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Scrubbing Polluted Soil with Industrial Hemp

By Kim Robson:

Cleaning up toxic chemicals and heavy metals from soil is generally an onerous, expensive and time-consuming task involving chemical and mechanical processes. In my tiny mountain community of Julian, there’s long been an empty lot growing weeds on the corner of a busy intersection. Surely some developer would love to build there, but none have. The reason? There was once a gas station there, long ago before many environmental regulations were in place, and the soil is deeply contaminated. No one wants to spend the money to clean it up

But there is a greener way to clean up sites like these. Certain plants are known for their ability to naturally “scrub” toxic soil and groundwater. Phytoremediation is the deliberate use of these plants to remove contaminants from soils, sludges, sediments, surface water and groundwater. Phytoremediation can pull nuclear elements, heavy metals, pesticides, solvents, crude oil and other toxins from landfills. Compared to traditional methods, it’s an affordable and ecological alternative for soil remediation. Hemp breaks down pollutants and stabilizes metal contaminants by acting as a natural filter.

Studies have shown industrial hemp (with little to no THC) to be one of the best of these plants. In Italy’s Puglia region, farmers are growing hemp to pull heavy metals out of soil near a massive steel plant. The soil around the plant had been so heavily contaminated that for decades farmers were forbidden to allow their animals to graze within a twelve-mile radius of that area.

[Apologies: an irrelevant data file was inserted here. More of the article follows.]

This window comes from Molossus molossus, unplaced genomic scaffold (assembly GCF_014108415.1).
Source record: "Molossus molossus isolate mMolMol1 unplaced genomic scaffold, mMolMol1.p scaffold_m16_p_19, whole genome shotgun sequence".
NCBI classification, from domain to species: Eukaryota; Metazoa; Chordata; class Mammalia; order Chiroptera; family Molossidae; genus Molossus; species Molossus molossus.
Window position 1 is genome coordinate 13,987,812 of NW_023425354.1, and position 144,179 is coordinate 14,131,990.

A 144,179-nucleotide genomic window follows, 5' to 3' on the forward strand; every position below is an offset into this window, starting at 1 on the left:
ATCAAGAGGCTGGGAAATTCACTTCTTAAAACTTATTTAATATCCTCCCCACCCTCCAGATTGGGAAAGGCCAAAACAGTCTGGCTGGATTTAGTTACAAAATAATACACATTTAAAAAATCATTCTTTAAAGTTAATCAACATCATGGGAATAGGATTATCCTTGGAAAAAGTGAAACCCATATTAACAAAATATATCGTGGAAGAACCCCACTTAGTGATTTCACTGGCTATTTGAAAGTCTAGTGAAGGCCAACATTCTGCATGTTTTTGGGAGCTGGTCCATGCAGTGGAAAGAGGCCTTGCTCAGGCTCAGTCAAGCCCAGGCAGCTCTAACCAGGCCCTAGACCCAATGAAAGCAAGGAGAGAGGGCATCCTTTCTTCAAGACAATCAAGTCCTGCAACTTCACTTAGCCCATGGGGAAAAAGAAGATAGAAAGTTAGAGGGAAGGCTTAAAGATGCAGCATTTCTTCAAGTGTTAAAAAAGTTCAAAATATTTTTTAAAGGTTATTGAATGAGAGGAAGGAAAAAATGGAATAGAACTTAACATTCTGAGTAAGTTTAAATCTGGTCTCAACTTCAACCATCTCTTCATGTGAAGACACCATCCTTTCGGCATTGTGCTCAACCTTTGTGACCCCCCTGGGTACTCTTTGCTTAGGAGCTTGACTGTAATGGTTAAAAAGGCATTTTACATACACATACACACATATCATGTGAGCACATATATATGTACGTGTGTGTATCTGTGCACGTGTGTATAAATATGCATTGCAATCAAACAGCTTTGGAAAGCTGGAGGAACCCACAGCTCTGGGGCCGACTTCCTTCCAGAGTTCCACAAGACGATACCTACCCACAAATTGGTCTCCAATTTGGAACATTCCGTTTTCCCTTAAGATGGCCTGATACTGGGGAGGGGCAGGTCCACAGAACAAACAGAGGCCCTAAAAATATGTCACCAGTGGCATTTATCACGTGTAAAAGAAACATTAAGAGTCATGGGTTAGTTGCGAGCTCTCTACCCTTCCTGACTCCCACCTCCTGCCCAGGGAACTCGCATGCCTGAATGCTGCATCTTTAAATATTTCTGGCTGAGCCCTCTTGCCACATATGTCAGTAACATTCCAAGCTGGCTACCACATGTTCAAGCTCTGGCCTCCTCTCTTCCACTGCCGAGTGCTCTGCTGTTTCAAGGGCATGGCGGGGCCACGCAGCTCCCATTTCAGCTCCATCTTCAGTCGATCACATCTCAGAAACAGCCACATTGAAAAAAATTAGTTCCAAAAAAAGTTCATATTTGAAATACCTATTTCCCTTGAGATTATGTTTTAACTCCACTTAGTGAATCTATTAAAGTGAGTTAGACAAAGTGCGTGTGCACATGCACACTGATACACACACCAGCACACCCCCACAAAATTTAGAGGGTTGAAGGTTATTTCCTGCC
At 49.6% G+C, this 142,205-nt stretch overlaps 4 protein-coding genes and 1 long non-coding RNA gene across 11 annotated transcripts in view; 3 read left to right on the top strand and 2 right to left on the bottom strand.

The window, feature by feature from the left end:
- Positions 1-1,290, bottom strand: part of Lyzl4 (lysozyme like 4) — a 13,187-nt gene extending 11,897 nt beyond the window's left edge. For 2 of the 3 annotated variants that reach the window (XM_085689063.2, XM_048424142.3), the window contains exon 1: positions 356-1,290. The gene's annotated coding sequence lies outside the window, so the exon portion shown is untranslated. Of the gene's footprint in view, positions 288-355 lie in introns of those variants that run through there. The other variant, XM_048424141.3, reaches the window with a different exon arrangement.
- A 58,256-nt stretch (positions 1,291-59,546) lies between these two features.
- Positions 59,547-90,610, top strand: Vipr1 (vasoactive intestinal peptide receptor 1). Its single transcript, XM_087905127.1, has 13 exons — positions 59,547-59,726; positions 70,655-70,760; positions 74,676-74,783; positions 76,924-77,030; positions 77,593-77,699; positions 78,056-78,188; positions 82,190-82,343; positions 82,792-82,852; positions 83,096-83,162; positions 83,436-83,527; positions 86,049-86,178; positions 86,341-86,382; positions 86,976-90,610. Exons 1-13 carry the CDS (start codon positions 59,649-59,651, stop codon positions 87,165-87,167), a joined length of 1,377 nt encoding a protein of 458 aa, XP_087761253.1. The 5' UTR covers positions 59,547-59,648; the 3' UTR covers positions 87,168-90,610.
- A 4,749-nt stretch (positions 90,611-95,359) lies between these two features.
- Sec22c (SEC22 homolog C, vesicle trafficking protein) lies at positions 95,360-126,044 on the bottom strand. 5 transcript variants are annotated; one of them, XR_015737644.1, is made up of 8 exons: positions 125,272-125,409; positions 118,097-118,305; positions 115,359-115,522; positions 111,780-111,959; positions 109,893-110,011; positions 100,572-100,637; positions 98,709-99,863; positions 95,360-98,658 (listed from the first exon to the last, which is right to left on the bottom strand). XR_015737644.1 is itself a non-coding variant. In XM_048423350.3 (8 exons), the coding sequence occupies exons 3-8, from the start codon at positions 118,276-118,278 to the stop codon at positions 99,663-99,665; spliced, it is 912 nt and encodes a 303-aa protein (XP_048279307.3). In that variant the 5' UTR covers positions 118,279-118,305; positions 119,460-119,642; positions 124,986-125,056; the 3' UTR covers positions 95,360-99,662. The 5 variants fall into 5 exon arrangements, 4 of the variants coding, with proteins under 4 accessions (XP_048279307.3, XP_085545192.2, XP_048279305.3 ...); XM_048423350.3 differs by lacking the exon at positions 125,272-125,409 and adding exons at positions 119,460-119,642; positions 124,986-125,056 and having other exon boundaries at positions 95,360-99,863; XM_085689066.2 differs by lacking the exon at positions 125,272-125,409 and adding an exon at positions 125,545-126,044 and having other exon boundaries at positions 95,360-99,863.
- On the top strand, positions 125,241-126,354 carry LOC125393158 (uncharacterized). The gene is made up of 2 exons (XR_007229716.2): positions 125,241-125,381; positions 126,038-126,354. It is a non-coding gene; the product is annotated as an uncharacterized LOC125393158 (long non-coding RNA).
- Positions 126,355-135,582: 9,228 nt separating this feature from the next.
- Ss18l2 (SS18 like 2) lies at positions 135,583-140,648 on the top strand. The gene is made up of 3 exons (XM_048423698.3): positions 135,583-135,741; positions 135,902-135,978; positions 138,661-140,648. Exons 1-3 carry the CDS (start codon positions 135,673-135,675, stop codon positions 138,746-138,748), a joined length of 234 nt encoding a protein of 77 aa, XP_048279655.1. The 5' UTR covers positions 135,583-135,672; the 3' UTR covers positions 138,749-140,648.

Hemp is ideal for phytoremediation because it grows quickly, has deep roots, and is unhurt by the toxins it accumulates from the soil and air. Cadmium, a heavy metal and major soil pollutant, can be eliminated simply by growing hemp.

Hemp can even pull radioactive nuclear toxins from the soil. It’s been planted near and around the Chernobyl nuclear disaster site to pull radioactive elements from the ground, and may be used to help clean up the area near the Fukushima nuclear disaster. In addition to cleaning the soil, hemp also acts as a carbon sink, reducing greenhouse gases.

Hemp can grow in virtually any agronomic system and climate, and requires no fertilizer, herbicides, pesticides, fungicides or insecticides to grow well. However, once phytoremediation hemp has been harvested, it should not be used for consumption as food or medicine, but it can safely be used as fuel. Using hemp as biomass fuel to make charcoal could eliminate the need to burn coal. Hemp biomass burns with virtually no sulfur emissions or ash, which eliminates the acid rain caused by burning coal.

Even without the need for soil remediation, at a minimum hemp crops make an excellent rotation crop. As hemp stabilizes and enriches soil, and prevents weeds without costly herbicides, even if none of the plant being harvested is used, it still has enormous value. Rotating soy fields with hemp reduces cyst nematodes, a soy-decimating soil parasite, without any chemicals added. Marginal lands make fine soil for hemp, and hemp can be grown between growing seasons.

Paper, rope and cloth can all be made from tough, fibrous hemp. With more and more states accepting medical marijuana and even recreational use marijuana, surely we should wake up to the countless possibilities for industrial hemp as well.

About Kim Robson

Kim Robson lives and works with her husband in the Cuyamaca Mountains an hour east of San Diego. She enjoys reading, writing, hiking, cooking, and animals. She has written a blog since 2006 at kimkiminy.wordpress.com. Her interests include the environment, dark skies, astronomy and physics, geology and rock collecting, living simply and cleanly, wilderness and wildlife conservation, and eating locally.

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